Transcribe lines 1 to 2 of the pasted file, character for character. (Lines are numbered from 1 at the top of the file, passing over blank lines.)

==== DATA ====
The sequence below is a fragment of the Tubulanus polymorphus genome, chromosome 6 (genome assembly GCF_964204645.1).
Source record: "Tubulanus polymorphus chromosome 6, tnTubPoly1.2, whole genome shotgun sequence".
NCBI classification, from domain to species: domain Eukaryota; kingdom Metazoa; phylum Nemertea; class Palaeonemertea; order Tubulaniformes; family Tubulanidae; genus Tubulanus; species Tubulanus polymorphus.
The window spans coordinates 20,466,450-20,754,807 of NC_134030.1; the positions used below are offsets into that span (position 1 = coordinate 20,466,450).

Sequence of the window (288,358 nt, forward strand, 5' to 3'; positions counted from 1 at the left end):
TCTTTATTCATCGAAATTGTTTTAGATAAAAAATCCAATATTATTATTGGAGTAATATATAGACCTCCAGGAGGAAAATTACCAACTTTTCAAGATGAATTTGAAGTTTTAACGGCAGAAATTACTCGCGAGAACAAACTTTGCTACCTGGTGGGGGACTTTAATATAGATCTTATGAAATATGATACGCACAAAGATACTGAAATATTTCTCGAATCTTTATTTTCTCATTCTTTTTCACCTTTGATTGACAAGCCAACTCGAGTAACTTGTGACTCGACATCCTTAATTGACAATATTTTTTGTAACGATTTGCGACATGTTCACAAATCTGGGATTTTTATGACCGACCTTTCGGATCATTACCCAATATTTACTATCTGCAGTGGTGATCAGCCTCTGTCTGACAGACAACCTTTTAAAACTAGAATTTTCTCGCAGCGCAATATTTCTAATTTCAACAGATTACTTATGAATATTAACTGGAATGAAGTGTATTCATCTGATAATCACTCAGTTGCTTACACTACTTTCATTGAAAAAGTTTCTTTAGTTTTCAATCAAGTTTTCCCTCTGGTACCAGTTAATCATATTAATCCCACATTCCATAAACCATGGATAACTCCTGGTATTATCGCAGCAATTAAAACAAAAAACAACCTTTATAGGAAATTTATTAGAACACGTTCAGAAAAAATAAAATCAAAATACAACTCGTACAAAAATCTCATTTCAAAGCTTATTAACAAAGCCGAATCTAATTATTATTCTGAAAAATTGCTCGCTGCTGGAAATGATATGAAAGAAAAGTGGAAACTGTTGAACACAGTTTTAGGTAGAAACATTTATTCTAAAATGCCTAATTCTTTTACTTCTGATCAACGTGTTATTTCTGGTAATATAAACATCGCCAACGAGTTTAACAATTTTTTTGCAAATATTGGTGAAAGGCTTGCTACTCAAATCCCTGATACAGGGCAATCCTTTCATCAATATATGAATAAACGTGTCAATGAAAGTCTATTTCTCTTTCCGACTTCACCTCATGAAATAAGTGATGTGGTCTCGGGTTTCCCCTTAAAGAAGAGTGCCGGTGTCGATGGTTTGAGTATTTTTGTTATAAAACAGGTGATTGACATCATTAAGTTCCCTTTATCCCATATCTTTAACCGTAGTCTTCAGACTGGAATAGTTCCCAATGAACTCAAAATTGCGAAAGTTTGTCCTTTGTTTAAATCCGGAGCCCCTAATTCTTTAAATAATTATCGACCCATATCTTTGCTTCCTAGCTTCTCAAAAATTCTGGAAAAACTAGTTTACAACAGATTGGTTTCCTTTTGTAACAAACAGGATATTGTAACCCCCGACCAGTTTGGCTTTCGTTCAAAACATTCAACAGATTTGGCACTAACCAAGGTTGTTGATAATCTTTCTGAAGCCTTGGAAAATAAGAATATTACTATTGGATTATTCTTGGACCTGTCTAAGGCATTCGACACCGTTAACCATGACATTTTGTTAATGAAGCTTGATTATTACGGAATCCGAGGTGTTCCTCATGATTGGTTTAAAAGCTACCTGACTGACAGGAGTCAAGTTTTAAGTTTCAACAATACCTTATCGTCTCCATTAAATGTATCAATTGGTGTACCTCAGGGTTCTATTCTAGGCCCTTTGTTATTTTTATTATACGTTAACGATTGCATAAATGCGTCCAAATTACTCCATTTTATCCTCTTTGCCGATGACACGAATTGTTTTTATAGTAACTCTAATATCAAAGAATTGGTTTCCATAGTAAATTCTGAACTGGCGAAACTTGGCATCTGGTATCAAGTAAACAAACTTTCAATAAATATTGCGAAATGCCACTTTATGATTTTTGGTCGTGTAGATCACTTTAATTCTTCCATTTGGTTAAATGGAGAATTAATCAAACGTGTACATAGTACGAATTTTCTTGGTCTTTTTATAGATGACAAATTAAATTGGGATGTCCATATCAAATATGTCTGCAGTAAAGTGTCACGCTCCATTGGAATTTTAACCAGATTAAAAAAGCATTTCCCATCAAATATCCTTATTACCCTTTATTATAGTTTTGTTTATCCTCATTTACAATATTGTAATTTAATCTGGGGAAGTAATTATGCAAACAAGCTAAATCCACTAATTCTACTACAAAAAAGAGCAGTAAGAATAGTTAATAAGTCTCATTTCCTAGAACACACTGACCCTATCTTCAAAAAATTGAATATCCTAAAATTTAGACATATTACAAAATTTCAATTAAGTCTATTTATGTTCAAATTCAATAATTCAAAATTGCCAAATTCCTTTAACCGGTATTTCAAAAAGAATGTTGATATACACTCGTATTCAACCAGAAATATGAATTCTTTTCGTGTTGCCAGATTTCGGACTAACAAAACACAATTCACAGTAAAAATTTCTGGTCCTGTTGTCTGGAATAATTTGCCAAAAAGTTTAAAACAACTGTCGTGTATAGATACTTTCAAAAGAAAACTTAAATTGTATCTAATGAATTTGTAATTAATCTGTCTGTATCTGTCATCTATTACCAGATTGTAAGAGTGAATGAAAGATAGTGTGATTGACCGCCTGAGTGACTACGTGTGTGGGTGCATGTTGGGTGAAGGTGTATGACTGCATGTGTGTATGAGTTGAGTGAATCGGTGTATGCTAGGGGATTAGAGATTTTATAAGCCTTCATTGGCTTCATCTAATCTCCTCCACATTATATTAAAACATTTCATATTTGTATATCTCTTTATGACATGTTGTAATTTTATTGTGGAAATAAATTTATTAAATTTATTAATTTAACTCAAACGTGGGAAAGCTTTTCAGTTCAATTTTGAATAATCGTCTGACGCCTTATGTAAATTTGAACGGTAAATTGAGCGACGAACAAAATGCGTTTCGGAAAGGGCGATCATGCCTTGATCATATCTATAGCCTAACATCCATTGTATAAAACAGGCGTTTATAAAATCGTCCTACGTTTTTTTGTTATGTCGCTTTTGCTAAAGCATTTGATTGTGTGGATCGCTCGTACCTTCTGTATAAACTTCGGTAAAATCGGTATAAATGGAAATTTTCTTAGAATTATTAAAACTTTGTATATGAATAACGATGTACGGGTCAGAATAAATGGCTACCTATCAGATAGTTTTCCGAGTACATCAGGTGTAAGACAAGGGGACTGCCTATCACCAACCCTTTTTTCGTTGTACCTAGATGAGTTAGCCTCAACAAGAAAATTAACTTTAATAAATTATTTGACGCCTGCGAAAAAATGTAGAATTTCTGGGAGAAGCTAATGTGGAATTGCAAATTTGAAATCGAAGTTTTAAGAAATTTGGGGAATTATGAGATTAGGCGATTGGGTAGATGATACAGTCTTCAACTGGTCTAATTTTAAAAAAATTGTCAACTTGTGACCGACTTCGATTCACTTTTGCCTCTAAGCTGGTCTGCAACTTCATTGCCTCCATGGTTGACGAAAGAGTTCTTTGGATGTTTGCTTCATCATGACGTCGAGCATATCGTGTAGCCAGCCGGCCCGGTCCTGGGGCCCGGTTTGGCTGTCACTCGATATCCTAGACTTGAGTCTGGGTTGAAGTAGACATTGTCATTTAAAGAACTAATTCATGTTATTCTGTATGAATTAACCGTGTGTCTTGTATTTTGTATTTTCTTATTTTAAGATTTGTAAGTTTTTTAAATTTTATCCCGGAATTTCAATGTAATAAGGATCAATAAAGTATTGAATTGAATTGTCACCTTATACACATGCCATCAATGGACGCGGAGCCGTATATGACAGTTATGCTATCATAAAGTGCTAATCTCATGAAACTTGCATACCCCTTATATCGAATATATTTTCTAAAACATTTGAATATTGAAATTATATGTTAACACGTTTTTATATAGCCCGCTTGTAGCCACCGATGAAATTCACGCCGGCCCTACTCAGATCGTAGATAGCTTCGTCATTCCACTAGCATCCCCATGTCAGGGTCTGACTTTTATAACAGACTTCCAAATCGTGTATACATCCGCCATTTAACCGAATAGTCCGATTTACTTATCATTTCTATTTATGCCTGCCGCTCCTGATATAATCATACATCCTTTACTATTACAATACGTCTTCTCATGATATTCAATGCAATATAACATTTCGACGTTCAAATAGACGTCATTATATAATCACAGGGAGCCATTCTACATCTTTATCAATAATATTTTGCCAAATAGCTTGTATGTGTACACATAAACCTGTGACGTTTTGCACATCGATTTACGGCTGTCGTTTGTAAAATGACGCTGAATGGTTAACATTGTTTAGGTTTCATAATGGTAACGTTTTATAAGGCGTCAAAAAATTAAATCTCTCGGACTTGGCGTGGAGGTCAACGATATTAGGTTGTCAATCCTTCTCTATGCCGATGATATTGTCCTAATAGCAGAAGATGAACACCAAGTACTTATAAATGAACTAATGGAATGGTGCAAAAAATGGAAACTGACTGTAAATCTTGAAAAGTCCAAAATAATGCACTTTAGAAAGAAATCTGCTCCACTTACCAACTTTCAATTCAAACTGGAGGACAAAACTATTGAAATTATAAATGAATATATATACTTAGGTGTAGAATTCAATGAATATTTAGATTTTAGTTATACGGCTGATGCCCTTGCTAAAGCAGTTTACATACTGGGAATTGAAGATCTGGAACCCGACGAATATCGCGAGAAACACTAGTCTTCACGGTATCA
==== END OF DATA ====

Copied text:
The sequence below is a fragment of the Tubulanus polymorphus genome, chromosome 6 (genome assembly GCF_964204645.1).
Source record: "Tubulanus polymorphus chromosome 6, tnTubPoly1.2, whole genome shotgun sequence".